Home Again

(1 / 5)

Reese Witherspoon is an award-winning actress that has managed to conquer the big screen and recently the small screen on HBO’s Big Little Lies. After experiencing the violent content of this television series and her recent dramatic turn in Wild, it is understandable why she might turn to voice overs (Sing) and rom-coms for her career path. She has shown comedic talents in Sweet Home Alabama and Legally Blonde, but can Home Again deliver the same romantic magic?

Her latest film is a story of a recently separated mother of two who decides to return to her childhood home in Los Angles to start over. Alice, who is played by Witherspoon is the daughter of recently deceased film director John Kinney and the very much alive actress Lillian Stewart (Candice Bergen). She tries to bring a certain level of normalcy for her daughters, despite the chaos of rebooting her life and confronting her past. As she adapts to life as a single mother and adjusts to living in California, the 40-year-old decides to have a wild night out on her birthday.

While out on the town with her friends, the middle-aged trio befriends a group of young, struggling filmmakers who need a place to stay. With the encouragement of her mother, Alice offers for this artistic threesome to stay in her guest house. This aspect of life is added to her life while she tries to raise her two young daughters, starts an interior design business and deals with the feelings she has for the young director that moved into her home. Then unexpectedly, the doorbell rings and her ex-husband shows up wanting to reconcile their marriage.

On face value the script from writer/director Hallie Meyers-Shyer cuts a fine line between being a rom-com and a potential suspense thriller. Home Again is meant to be a humorous, modern spin on romance, but fails to be either romantic or comedic and merely proves to be a life lesson on how a single mother of young daughters can make bad choices. Nothing within the dialogue or the characters seem to connect with the audience, and all it delivers is a continual feeling of unease. The thought of bringing three young strangers into your house and allowing them full access to the whole family borders on abuse or at least on exposing inept parenting skills. The fact that the plan for these new residents was encouraged by the grandmother shows that poor choices run in the family. This premise made it impossible to enjoy the whole viewing experience.

This angst manifested itself throughout the film and came out in the poor use of the stellar on-screen talent. Michael Sheen (Passengers) wastes away in the role of Alice’s estranged husband. His portrayal became utterly predictable and what was meant for laughs turn into a caricature of the negligent husband. Meyers-Shyer gives the same treatment to Lake Bell (Man Up) as Alice’s socialite employer, whose comedic talents wither on the vine as the dry and forgettable antagonist. Not to mention the three stooges who play the young film makers who seems to sleepwalk through the film. The treatment of these actors pales in comparison to Reese Witherspoon’s performance. Most actors cannot help the script that they are given, but there is no excuse for this Academy Award-winning actress having a part of this film. This career misstep may be an excuse for her to find a new agent to guide her career choices.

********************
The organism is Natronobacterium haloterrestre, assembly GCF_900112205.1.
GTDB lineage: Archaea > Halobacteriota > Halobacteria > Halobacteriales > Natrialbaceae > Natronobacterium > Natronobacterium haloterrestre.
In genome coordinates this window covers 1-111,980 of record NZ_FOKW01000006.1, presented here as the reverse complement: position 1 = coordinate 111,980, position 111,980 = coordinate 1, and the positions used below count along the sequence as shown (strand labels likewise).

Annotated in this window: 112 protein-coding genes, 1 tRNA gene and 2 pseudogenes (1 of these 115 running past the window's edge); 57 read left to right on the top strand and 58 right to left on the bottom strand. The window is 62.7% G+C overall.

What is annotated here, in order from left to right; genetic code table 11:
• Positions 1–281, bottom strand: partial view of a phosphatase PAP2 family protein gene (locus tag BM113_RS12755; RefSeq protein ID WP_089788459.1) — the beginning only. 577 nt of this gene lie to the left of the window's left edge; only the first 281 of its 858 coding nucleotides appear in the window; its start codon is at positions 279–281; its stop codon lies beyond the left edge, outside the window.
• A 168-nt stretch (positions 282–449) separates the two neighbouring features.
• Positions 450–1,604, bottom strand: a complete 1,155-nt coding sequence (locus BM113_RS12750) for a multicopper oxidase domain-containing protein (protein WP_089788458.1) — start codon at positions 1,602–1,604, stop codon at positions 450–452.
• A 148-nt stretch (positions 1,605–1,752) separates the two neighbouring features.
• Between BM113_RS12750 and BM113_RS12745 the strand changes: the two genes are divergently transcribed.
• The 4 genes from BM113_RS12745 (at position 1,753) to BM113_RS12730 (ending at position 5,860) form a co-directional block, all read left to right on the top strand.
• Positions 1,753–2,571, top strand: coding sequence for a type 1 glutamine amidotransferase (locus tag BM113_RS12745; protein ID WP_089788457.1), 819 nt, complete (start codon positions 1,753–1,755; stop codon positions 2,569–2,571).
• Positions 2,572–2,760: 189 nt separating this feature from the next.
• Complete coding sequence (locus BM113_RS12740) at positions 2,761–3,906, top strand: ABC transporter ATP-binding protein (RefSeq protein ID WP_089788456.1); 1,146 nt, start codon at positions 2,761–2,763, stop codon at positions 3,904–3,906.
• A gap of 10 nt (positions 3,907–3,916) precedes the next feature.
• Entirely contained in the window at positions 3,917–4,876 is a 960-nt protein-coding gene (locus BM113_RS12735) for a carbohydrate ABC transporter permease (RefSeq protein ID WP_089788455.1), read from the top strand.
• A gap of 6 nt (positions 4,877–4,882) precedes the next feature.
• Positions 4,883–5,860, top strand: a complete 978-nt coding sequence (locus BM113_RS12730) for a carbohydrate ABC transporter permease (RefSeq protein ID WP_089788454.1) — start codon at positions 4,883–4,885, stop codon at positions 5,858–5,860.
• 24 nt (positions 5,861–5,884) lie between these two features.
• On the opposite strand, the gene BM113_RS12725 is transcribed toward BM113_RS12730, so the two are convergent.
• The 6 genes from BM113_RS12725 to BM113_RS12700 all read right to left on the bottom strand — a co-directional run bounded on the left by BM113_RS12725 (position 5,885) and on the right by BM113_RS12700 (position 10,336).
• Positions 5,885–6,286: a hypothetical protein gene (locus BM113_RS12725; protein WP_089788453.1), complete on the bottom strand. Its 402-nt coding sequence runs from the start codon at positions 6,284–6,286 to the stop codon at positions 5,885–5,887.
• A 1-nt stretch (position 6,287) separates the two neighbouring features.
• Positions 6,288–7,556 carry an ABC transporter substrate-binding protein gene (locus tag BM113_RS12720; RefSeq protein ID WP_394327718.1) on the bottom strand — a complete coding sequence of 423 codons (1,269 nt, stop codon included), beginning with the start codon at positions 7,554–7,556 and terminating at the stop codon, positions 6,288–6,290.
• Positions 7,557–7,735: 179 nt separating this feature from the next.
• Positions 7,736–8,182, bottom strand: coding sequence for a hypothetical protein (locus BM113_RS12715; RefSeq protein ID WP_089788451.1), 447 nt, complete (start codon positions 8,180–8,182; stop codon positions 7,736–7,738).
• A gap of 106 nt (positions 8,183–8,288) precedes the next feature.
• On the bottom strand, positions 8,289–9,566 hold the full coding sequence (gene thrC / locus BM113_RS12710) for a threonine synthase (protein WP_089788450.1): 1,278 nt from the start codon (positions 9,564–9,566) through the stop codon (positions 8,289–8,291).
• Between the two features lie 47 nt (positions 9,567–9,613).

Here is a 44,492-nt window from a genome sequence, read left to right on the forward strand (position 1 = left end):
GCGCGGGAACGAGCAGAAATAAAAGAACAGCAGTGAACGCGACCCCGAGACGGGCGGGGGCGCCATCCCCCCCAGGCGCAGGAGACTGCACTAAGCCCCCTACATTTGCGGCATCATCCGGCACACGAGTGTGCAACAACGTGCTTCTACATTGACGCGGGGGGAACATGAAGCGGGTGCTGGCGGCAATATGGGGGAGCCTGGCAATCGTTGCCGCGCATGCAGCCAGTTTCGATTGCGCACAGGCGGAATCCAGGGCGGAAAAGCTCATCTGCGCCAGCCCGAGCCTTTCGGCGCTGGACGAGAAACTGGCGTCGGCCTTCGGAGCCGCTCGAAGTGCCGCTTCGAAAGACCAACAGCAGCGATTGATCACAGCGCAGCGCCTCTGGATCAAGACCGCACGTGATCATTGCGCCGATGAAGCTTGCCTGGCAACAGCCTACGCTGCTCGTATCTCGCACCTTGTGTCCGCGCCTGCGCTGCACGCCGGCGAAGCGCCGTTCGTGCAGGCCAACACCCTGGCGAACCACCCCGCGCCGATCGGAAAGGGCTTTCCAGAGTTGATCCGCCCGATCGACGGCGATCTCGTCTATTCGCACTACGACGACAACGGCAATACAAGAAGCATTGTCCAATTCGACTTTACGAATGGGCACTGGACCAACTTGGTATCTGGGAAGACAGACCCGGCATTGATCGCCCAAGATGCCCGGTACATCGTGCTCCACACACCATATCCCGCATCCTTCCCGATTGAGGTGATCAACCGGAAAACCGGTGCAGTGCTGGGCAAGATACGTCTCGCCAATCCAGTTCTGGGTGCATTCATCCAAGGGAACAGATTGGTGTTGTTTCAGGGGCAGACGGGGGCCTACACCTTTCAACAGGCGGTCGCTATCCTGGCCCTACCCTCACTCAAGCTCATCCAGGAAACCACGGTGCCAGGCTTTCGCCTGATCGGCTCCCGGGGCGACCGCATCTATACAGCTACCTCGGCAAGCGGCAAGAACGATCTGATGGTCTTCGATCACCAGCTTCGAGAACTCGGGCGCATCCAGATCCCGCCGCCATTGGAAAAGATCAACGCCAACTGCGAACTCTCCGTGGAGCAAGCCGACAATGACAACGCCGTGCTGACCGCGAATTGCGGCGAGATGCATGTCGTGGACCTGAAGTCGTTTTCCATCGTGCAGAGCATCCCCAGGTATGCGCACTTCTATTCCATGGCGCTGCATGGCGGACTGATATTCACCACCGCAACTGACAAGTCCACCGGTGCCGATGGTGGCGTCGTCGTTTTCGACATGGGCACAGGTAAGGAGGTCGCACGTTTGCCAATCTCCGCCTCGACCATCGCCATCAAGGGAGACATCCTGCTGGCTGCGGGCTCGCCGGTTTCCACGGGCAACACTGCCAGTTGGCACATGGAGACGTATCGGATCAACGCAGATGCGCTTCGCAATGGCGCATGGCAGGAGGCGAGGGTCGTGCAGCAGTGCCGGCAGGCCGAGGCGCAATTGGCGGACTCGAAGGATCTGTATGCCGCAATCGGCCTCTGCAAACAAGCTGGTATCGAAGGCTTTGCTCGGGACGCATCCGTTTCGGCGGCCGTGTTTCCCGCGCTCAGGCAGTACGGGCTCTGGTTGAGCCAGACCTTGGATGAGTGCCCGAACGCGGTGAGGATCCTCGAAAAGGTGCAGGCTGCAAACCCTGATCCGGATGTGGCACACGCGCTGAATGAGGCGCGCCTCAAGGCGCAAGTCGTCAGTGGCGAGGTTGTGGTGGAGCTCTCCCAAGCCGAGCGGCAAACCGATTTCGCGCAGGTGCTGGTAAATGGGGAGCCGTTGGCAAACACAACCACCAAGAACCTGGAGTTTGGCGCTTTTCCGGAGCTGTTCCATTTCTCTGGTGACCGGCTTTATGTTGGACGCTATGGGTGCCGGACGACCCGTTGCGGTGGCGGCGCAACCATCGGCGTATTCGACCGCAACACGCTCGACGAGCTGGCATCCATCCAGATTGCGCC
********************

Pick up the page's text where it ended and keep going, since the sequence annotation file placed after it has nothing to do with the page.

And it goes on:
By having a mature mother going through a divorce, Home Again attempts to explore new territory for the romantic comedy. This originality cannot make up for the creep factor that is delivered by the premise of this poorly executed film.

Trailer for film

REEL DIALOGUE: What are some of the bigger questions to consider from this film? 

Home Again is the epitome of people making bad choices, which begs the question: how do you make good decisions? The issue of gaining wisdom can be sought out through the latest motivational speaker, great philosophers of the past or maybe someone who personifies good personal judgement in life. The only problem with all of these sources can be that even though they may be smart in one area, this does not mean that they always make the best choices.

That brings us back to the niggling issue of seeking wisdom. Can it be found in this life?

The first step is finding the source of all wisdom and who is the holder of these insights, the Bible says that the beginning of knowledge begins in the fear of the Lord. (Proverbs 1:7) Which means the first place to go to for insights is to God, who gives out his wisdom freely to all who seek after him and listen.

If any of you lacks wisdom, let him ask God, who gives generously to all without reproach, and it will be given him. James 1:5

This revelation is a groundbreaking concept, that all knowledge and wisdom can be found in God of the Bible. It is there for the taking, but there is a catch. Belief.

To access this infinite pool of enlightenment and salvation, a person has to believe in the source. If you want to gain the wisdom of the universe, then you have to make your first ‘good choice.’ Believe in the God of the Bible.

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Russell Matthews

Russell loves film and enjoys engaging in discussions about the latest cinema offerings and then connecting this with the Gospel. He has worked for City Bible Forum for over 10 years, is a reviewer for Insights Magazine and Entertainment Fuse and has a blog called Russelling Reviews. He moderates events for Reel Dialogue which connect the film industry with the general public.